The Kingdom that is coming and that will be the future of this world, made its beach-head into the Kingdom of darkness at the incarnation of our Lord Jesus. There for the first time in human flesh was a person who literally LIVED the fruits of the Spirit without ceasing. Flawlessly.  From conception to death and so from death to resurrection! He did it all, for you! And from the resurrection the Kingdom expanded and grew. That growth comes in two ways.

First, it grows by new folks being added to it through the Spirit’s work. They receive the gift of faith, and are baptized and the Church grows. That’s how it has expanded through the whole world and how it continues to expand.

But the second way the Kingdom grows is INSIDE you. For that’s where the battle rages. As long as you live in your fallen flesh, the works of the flesh will continue to try to erupt in your life and disrupt your enjoyment of the Kingdom of God, to destroy the fruits of the Spirit in your life. And in just the same way the Kingdom of God in your life, planted into you at your baptism, engages in an non-stop war against the passions and evil works of your flesh. They are never at peace with each other. The one means the death of the other. To be a Christian is to live in this battle.

Now there are some Lutherans who will tell you that there is no progress in the Christian life, no growth in sanctification. But this is false and it is a lie. Luther in the Large Catechism on Baptism describes the ongoing struggle that Christians engage by the Spirit against the flesh, and he speaks of ever increasing in the fruits of the Spirit and ever diminishing in the works of the flesh. To be sure, it is a battle that proceeds in much weakness and with many setbacks, but it presses on relentlessly to the final victory at the Resurrection. Where this isn’t happening, Luther observes that Baptism isn’t being put to use but resisted.

Yet here is an oft-overlooked truth: this new life of the Spirit isn’t given to you piece-meal. It is given whole. When you were baptized you received the very righteousness of Christ, His flawless obedience to the law, as your very own. It’s the Lord’s gift to you, now given over and over again through repentance and faith. What you grow in is in your living out from that gift more and more, and less and less from the old Kingdom, the Kingdom and works of the flesh.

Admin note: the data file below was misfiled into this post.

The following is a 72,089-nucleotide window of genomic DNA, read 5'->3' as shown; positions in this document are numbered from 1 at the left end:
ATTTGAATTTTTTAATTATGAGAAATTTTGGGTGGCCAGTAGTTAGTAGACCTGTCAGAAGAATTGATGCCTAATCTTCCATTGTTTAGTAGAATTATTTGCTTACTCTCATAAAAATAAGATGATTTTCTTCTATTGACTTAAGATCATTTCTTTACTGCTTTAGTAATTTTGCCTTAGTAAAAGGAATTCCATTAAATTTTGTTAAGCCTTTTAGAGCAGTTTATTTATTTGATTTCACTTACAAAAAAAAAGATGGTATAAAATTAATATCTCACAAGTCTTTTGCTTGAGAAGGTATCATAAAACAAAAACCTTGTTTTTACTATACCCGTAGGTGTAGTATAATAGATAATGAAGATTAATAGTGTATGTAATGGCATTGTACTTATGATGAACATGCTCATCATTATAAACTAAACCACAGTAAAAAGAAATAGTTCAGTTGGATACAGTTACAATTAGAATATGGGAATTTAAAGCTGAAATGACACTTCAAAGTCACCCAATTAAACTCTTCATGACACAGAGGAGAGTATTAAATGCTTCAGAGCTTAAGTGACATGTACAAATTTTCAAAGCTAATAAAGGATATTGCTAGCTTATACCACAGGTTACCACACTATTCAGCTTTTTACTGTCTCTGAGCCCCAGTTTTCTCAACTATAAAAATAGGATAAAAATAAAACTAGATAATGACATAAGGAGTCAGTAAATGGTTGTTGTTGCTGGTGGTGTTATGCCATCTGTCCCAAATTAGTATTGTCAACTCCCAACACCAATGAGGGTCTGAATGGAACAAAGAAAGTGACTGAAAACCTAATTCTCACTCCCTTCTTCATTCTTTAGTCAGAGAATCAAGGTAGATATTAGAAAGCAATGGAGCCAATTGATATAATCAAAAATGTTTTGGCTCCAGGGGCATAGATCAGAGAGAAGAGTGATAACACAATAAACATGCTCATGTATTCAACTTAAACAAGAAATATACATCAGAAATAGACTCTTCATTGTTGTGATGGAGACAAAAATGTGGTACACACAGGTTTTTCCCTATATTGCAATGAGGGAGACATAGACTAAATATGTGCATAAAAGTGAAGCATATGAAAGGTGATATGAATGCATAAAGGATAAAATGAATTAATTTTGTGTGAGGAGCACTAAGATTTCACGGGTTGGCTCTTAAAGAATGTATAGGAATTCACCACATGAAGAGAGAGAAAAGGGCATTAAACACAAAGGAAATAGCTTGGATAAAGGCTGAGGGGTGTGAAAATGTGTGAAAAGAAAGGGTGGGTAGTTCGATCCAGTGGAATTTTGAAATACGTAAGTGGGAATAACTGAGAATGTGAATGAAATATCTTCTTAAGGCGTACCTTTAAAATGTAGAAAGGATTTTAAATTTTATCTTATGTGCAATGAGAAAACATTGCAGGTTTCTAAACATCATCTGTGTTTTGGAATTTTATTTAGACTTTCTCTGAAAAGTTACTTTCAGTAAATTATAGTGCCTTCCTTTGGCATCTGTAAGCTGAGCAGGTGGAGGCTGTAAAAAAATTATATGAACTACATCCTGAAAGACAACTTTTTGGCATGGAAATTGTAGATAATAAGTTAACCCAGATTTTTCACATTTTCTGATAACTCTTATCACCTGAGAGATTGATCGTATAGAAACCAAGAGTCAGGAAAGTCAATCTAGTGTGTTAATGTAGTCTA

But this is impossible by your own strength and power. It can only happen by the Holy Spirit. And so the petition: “thy Kingdom come.” That’s your prayer that the Kingdom would increase in this world by gathering others into it, and that’s your prayer that the Kingdom would expand in YOUR life, so that by the gift of the Holy Spirit you believe God’s holy Word and lead a godly life here in time and there in eternity.

That is, when we pray the Second Petition, you ask that by the Spirit’s power your life would become ever more and more filled with the God’s own love, joy, peace, patience, kindness, goodness, faithfulness, gentleness, self-control. That’s the Kingdom that WILL be the future of this world at the return of Christ. Thy Kingdom come asks for nothing less that that future gift to grow in your life now. May God grant it to us all!

In the name of the Father and of the Son and of the Holy Spirit.  Amen.

William Weedon
LCMS Director of Worship / International Center Chaplain

Sermon for the Presentation of the Augsburg Confession

[Note:  This sermon was preached in the chapel at the International Center on June 25, 2013 as we commemorated the Presentation of the Augsburg Confession and installed Reverend Peter Jacob Haugen in the missionary office to which he has been called by the Board for International Mission to serve as a career missionary for the LCMS in partnership with the Gutnius Lutheran Church in Papau New Guinea.  + Herbert Mueller]

In the name of Jesus. Amen.

A few days ago, Pastor Haugen, you made a vow, in front of family and friends in Texas, when you were ordained. In a few moments you will repeat it for us.

This vow puts you with Lutheran confessors gathered before the imperial council in Augsburg, Germany, June 25th, 1530, exactly 483 years ago today. In a meeting of princes with the Holy Roman Emperor Charles V, Chancellor Christian Beyer read out in a clear voice for all to hear this confession of the pure Gospel.

We believe that there is one divine essence, which is called and which is truly God, and that there are three persons in this one divine essence.

We believe all people born according to the course of nature are conceived and born in sin.

We also teach that the Son of God became man, and that the two natures, divine and human are so inseparably united that there is one Christ, who was born, lived, suffered, died and rose for us.

And we teach that we cannot obtain forgiveness of sin and righteousness before God by our own merits, works or satisfactions, but that we receive forgiveness of sin and become righteous before God by grace, for Christ’s sake, through faith…

And so that we might obtain this faith God instituted the office of the ministry, that is provided the Gospel and the sacraments. [from the first five articles of the Augsburg Confession]